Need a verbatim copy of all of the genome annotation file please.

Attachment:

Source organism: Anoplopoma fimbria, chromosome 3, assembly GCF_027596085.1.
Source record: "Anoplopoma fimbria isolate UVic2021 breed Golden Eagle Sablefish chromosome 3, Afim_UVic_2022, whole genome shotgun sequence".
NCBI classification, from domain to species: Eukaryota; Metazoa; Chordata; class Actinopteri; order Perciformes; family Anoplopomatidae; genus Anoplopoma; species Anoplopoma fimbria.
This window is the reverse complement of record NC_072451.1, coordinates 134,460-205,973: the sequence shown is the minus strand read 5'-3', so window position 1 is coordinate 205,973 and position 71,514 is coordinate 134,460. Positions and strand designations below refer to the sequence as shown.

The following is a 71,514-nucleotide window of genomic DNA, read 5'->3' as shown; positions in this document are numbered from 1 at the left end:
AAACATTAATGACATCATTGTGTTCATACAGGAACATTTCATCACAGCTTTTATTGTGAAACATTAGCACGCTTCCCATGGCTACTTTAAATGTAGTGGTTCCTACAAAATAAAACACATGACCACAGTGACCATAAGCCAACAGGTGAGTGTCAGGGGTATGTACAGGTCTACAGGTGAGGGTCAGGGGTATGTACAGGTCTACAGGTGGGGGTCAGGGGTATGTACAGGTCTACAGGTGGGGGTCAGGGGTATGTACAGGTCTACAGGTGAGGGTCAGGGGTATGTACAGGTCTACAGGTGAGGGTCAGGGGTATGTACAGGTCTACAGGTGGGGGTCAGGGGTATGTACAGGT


Source organism: Anoplopoma fimbria, chromosome 3, assembly GCF_027596085.1.
Source record: "Anoplopoma fimbria isolate UVic2021 breed Golden Eagle Sablefish chromosome 3, Afim_UVic_2022, whole genome shotgun sequence".
NCBI classification, from domain to species: Eukaryota; Metazoa; Chordata; class Actinopteri; order Perciformes; family Anoplopomatidae; genus Anoplopoma; species Anoplopoma fimbria.
This window is the reverse complement of record NC_072451.1, coordinates 134,460-205,973: the sequence shown is the minus strand read 5'-3', so window position 1 is coordinate 205,973 and position 71,514 is coordinate 134,460. Positions and strand designations below refer to the sequence as shown.

The following is a 71,514-nucleotide window of genomic DNA, read 5'->3' as shown; positions in this document are numbered from 1 at the left end:
AAACATTAATGACATCATTGTGTTCATACAGGAACATTTCATCACAGCTTTTATTGTGAAACATTAGCACGCTTCCCATGGCTACTTTAAATGTAGTGGTTCCTACAAAATAAAACACATGACCACAGTGACCATAAGCCAACAGGTGAGTGTCAGGGGTATGTACAGGTCTACAGGTGAGGGTCAGGGGTATGTACAGGTCTACAGGTGGGGGTCAGGGGTATGTACAGGTCTACAGGTGGGGGTCAGGGGTATGTACAGGTCTACAGGTGAGGGTCAGGGGTATGTACAGGTCTACAGGTGAGGGTCAGGGGTATGTACAGGTCTACAGGTGGGGGTCAGGGGTATGTACAGGT